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Thursday, 03 December 2020

He Went to the Moulid and Got No Candy Chickpeas: The Spiritual Realism of Egyptian Proverbs

A few weeks ago, Egypt’s latest publication on Egyptian proverbs saw the light. Al-Ahram online skimmed through the book based on a 25 years old study

Amira Noshokaty , Thursday 19 Nov 2020
Father Joseph
Father Joseph (Amira Noshokaty)
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At the premises of Jesuit and Brothers Association in Alexandria, Father Francis Joseph recently launched his book titled: He Went to the Moulid and Got No Candy Chickpeas, The Spiritual Realism of Egyptian Proverbs. (Jesuit publishing house 2020)

The title of the book is itself a proverb meaning that in the Moulid (Saint's Day) large numbers of people congregate and many offer food to visitors in honour of the saint.

Father Francis picked this proverb to denote that he has learnt a lot in his research and that he did not leave the Moulid without getting his traditional candy chickpeas treat - meaning:  he did not leave empty handed.

Based on an anthropological study in Egyptian folk heritage, the book beholds 838 well-known proverbs, which have been in use for the past 25 years in Alexandria, Menya, and Luxor.

“My criteria of collecting proverbs was how well known they are among people. In the book, I published 830 proverbs that are well known and used among people today, but on my computer there are over 6000 proverbs that have not been in practice,” explained Father Francis Joseph to Al-Ahram Online.

Ever since he first came to Egypt from the Netherlands in 1965, Father Francis Joseph fell in love with Egyptian proverbs and how integrated they are in everyday life.

“I remember first hearing a proverb from Attia, my bawab (building guard): "Man 3alamani 7arfan sert laho 3abda" (I am forever indebted to anyone who taught me).

Father Joseph has been living in Egypt and working with youth for almost 55 years on various human development projects at the Jesuit and Brother Association.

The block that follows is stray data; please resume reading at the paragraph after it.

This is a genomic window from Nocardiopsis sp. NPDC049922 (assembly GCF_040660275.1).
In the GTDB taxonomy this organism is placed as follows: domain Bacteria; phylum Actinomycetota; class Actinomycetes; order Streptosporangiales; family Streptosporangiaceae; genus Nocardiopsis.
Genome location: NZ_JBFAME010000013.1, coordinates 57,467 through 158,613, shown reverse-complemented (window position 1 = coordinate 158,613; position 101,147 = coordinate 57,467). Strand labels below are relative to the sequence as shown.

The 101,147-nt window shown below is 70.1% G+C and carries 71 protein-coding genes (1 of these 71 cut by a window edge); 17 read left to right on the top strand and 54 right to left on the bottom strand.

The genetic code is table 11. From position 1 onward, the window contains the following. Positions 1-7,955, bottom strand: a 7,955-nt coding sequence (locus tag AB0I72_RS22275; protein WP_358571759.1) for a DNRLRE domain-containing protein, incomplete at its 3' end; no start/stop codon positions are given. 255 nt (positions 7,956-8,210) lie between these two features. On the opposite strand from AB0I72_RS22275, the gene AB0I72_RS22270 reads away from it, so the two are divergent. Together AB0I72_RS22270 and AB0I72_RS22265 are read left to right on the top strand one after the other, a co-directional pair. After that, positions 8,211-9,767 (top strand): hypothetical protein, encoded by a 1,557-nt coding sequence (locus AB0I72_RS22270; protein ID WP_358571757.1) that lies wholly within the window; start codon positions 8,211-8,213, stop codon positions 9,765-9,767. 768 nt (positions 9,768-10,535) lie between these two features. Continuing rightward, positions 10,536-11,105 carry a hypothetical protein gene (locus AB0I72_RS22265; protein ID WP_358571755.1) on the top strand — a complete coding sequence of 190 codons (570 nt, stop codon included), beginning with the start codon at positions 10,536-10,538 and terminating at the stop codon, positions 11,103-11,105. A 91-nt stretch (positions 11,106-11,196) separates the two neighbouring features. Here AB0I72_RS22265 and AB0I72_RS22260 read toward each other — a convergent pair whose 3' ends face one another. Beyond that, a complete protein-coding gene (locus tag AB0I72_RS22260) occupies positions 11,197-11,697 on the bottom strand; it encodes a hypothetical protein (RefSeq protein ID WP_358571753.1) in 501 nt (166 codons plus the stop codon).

The concept of Joseph’s book was to highlight the proverbs that are updated and reflect the social changes in the Egyptian society. An example of such proverbs is "Basalet Al Moheb Kharouf" (An onion shared with my lover is as satisfying as a cooked lamb).

He cleverly refrains from proverbs that are not widely known or those that are limited to a specific geographical areas. This is what makes his book a unique experience that gives one a fresh scope.

It is interesting to note that since the late nineteenth century, there have been successful attempts to compile Egyptian proverbs. Mahmoud Taymour's (1949) and Ibrahim Shaalan's (2003) works are perhaps the most popular. Those books, however, documented proverbs regardless of their common use.

Another interesting point is that this book puts the proverbs in order according to themes and not alphabetically as most other similar books do.

Despite his fascination with proverbs, Joseph disagrees with the idea of trying to analyse the Egyptian identity using proverbs.

“It is simply not enough to build an analysis on such proverbs that maybe outdated," he noted, adding that some proverbs negate one another depending on the context, hence they do not fully represent the Egyptian Identity."

“When I use proverbs, the whole idea of the book, I want to encourage younger generations to use proverbs on Twitter, and Facebook alongside how they play with words."

"There are new proverbs born every day, like this morning I learnt a new proverb from Damietta: "Saba7 el khair ya warsha, masa el kheir ya farsha" (Good morning workshop, good evening bed). 

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